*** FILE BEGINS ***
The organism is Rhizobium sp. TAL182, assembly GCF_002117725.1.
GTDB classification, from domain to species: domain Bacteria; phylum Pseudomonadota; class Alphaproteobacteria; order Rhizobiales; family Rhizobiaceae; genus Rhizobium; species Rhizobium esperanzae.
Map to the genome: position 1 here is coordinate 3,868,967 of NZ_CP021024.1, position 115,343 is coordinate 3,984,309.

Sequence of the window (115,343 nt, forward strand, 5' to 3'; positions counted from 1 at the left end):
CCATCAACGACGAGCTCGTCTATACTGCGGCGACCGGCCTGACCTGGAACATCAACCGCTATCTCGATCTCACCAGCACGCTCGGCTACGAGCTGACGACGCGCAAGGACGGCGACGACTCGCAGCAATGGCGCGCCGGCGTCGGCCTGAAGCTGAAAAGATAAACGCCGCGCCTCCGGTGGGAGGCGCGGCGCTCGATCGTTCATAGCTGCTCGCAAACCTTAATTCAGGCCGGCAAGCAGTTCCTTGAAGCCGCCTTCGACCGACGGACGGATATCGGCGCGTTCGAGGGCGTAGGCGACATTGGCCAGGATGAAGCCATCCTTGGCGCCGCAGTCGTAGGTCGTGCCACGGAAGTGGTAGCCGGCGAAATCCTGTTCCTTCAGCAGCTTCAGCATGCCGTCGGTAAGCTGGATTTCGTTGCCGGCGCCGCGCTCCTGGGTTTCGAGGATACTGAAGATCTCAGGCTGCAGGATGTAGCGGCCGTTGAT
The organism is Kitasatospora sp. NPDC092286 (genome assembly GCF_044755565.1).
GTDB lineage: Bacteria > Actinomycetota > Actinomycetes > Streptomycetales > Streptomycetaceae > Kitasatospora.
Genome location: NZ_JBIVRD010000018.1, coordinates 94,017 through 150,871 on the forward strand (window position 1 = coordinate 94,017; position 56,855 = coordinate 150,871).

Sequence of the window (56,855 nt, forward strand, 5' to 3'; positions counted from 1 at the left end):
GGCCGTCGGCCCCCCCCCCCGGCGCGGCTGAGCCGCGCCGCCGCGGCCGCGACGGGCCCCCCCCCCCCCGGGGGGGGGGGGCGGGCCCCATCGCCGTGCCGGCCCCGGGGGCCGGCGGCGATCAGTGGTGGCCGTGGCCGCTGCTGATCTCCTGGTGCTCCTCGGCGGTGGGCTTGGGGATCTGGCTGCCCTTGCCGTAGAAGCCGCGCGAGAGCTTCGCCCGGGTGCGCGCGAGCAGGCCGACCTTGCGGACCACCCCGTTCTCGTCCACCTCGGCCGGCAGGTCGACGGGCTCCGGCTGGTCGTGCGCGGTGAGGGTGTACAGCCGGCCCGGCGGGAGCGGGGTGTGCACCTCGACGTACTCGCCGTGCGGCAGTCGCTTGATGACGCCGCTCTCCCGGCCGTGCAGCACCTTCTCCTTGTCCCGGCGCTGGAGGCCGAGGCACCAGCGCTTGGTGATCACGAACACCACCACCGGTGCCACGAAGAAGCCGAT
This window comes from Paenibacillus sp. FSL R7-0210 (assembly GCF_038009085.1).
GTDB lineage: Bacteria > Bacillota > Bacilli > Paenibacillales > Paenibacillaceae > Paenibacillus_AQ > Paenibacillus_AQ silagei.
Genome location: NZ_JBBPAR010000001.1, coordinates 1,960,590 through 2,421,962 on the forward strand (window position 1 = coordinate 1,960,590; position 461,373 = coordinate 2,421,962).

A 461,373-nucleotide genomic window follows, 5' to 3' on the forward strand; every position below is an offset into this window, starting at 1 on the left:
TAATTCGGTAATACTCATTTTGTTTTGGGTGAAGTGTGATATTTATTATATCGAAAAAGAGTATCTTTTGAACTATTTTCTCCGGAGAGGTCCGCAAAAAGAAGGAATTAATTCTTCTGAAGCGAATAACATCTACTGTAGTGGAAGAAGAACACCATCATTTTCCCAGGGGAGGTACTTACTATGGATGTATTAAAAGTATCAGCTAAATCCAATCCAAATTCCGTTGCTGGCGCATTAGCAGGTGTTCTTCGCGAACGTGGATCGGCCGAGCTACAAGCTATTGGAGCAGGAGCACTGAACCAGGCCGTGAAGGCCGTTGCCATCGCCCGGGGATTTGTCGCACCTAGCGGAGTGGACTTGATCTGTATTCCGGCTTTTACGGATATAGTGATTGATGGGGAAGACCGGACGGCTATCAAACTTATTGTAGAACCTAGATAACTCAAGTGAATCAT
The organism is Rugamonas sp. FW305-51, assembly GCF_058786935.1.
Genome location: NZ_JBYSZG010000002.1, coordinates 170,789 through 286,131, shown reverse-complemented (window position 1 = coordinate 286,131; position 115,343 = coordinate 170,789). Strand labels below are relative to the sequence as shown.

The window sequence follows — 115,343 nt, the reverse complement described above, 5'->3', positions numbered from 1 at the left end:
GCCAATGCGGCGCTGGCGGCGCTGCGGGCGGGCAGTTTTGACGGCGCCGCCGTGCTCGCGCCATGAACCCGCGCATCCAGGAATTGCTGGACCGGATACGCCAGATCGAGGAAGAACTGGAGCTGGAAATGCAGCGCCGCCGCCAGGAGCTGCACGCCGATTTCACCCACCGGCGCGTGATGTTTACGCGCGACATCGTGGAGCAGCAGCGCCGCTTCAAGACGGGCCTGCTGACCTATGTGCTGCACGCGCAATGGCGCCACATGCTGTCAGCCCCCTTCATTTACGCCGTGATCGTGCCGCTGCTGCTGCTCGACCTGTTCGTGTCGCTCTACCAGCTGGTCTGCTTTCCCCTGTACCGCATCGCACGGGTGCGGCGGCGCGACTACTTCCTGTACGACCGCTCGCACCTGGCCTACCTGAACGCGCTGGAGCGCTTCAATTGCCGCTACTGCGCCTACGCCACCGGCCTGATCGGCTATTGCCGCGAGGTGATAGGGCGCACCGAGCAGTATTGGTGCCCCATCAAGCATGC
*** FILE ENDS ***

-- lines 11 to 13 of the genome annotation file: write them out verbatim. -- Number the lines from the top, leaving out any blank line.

This window comes from Paenibacillus sp. FSL R7-0210 (assembly GCF_038009085.1).
GTDB lineage: Bacteria > Bacillota > Bacilli > Paenibacillales > Paenibacillaceae > Paenibacillus_AQ > Paenibacillus_AQ silagei.
Genome location: NZ_JBBPAR010000001.1, coordinates 1,960,590 through 2,421,962 on the forward strand (window position 1 = coordinate 1,960,590; position 461,373 = coordinate 2,421,962).